US Marines have found beheading chambers, bomb-making factories and even two hostages as they swept through Fallujah -- turning up hard evidence of the city's role in the insurgent campaign to drive American forces from Iraq.
Marines on Sunday showed off what they called a bomb-making factory, where insurgents prepared roadside explosives and car bombs that have killed hundreds of Iraqi civilians and US troops.
Wires, cellphones, Motorola handheld radios and a foam box packed with C4 plastic explosives sat in the dark building down an alley, along with three balaclava-style masks reading: "There is only one god, Allah, and Muhammad is his messenger."
"It's all significant because this is not the kind of stuff an average household has," said Lieutenant Kevin Kimner, 25, assigned to the 3rd Battalion, 5th Marines.
So far US troops have only found two hostages, one Iraqi and one Syrian. Marines last week found the Iraqi in a room with a black banner bearing the logo of one of Iraq's extremist groups. He was chained to the wall, shackled hand and foot in front of a video camera. The floor was covered with blood.
The rescued Syrian was the driver for two French journalists, Christian Chesnot and Georges Malbrunot, missing since August. The journalists have not been found, but France maintains they are still alive.
A Marine officer said he found signs that at least one foreign hostage was beheaded in the room. The Marine, who spoke on condition of anonymity, did not give details.
The Iraqi hostage, who had been beaten on the back with steel cables, said his tormentors were Syrian and that he thought he was in Syria until the Marines found him, the Marine said. Other militants came and went, but "The Syrians were always in charge," the Marine said.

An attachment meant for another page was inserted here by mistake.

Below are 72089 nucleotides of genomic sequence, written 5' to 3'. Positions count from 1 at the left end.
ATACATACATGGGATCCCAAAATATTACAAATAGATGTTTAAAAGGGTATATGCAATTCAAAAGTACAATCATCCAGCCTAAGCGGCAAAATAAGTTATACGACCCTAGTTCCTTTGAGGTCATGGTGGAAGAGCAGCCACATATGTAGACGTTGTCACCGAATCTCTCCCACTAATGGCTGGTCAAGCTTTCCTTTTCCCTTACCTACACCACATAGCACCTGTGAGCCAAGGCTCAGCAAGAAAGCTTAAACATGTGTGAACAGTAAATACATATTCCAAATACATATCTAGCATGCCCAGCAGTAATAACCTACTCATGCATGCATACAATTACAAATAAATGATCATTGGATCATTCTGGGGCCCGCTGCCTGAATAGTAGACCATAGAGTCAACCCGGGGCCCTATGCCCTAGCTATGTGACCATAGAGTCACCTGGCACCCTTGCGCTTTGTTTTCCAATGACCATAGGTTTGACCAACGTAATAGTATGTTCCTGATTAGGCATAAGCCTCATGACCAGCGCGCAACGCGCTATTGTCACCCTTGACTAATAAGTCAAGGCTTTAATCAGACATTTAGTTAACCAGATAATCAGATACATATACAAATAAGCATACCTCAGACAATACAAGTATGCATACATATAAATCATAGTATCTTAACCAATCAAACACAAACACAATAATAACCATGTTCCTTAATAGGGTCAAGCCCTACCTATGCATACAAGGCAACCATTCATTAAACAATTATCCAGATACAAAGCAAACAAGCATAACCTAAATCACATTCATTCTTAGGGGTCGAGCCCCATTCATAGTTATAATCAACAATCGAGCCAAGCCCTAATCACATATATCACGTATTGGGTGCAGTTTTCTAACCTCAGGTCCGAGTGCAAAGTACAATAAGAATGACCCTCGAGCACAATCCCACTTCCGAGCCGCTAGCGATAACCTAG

The hostage was in a room -- inside a compound that also had AK-47 rifles, improvised bombs, fake ID cards and shoulder-fired missiles that could down an airliner. Beneath it were tunnels running under the neighborhood.
Marines said weapons depots were strategically placed throughout Jolan. Insurgents marked many of the caches with a piece of brick or rock, suspended from the buildings by a piece of string or wire.
Among the rebels' most-fearsome weapons have been the car bombs and roadside explosives that have targeted military convoys but also Christian churches and other areas where civilians gather.
A hollowed-out plastic foam container about the size of two shoe boxes lay in the bomb lab on Sunday, packed with plastic explosives and wires. The plastic foam box was covered in cloth to disguise it as an innocuous package.
Scattered on the ground nearby -- cellphones, walkie-talkies, Motorola handheld radios -- all used as detonators lay tangled in coils of wire. There was a computer without a hard drive and a box full of professional explosives-triggering.
When Marines uncovered the lab in a sweep Saturday, they also found Islamic Jihadist writings. A complete reading of the Koran on cassette tape lay in a box. Also among the clutter were two wills, addressed to friends and family in Algeria.
A Marine staff sergeant, who deals with detainees, told reporters it appeared as though a kidnapping squad used Fallujah to hold its captives.
"These guys have a kidnap squad, working outside Fallujah and bringing their victims to the city," he said.